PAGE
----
COUNTRY FLAVOUR: Jeff Brown performs at Yellowbelly Music Festival.
COUNTRY FLAVOUR: Jeff Brown performs at Yellowbelly Music Festival. Emma Dohle

Yellowbelly festival boosts St George economy

JEFF Brown has been performing at the Yellowbelly Country Music and Poets Festival since it started in St George seven years ago and has seen it grow in success.

"There were over 400 people that turned up this year,” Mr Brown said.

"People are now looking forward to it every year, and we have the ones who follow the festivals around who are marking it on their calendar every year.”

The week-long festival had a great line-up of country music performers and bush poets, as well as many fun walk-ups that brought in locals and visitors from as far as Adelaide and Rockhampton.

The Golden Guitar winner and country music singer said it was great to see so many locals and tourists come out to enjoy talented artists, with festivals such as this helping him to source inspiration for music.

"I get inspired by various things. I'm a truckie so there's been different things in the trucking game that I've written songs about,” he said.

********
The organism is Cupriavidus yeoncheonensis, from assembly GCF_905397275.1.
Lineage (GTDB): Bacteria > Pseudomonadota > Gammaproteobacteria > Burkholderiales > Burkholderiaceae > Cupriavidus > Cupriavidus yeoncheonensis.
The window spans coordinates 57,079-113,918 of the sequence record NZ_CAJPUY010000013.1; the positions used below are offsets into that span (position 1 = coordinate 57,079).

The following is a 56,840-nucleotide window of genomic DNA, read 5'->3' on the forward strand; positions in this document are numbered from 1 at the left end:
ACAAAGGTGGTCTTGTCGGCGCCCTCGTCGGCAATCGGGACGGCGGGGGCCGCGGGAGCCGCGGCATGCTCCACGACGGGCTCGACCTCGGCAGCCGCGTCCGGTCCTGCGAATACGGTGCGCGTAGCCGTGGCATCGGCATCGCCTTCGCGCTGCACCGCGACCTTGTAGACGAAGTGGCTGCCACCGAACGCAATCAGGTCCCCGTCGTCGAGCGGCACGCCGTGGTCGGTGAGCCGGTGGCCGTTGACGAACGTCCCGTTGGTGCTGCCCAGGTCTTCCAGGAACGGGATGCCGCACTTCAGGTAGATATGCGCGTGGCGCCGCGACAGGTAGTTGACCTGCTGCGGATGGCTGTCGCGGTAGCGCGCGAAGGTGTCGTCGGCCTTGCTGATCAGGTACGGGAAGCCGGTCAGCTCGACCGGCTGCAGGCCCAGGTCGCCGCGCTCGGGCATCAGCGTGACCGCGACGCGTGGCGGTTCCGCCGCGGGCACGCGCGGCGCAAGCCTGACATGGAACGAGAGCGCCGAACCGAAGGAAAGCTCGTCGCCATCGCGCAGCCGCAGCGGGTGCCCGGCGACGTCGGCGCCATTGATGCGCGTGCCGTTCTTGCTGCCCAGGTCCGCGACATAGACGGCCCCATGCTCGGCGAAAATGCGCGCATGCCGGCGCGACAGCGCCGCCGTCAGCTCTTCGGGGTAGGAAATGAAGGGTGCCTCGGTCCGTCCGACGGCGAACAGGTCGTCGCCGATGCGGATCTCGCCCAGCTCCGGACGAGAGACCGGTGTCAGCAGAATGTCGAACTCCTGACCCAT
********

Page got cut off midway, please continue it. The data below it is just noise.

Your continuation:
"When I'm travelling, it can even be something small like noticing the amount (sic) of kangaroos and emus that had been run over, which inspired my song Kamikaze Kangaroo.

"Sometimes I have people sending poetry in and it's something that really strikes a note.

"Once I find the right melodies the words just start flowing.”

Mr Brown said the festival-goers provided a cash injection for St George while they were in town, with a incentive this year encouraging tourists to boost local businesses.

St George bakery owner Trent Challenger said the festival offering prizes to those who shopped locally for the first time brought more money back into the local economy.

"We were selling pies like crazy, and on one day sold double the amount of sausage rolls we normally would,” Mr Challenger said.

"Customers were asking for receipts too, so it was good to see the new incentive was working.”

The bakery owner of 15 years said he had been keeping an eye on the licence plates of vehicles pulling up out front and had noticed an influx of tourists stopping in on their way in and out of town for the festival.

"The first year the festival started we never really saw many tourists, but every year the bakery has been getting busier,” Mr Challenger said.

"The last day was our busiest because people were coming in and stocking up as they were leaving town.”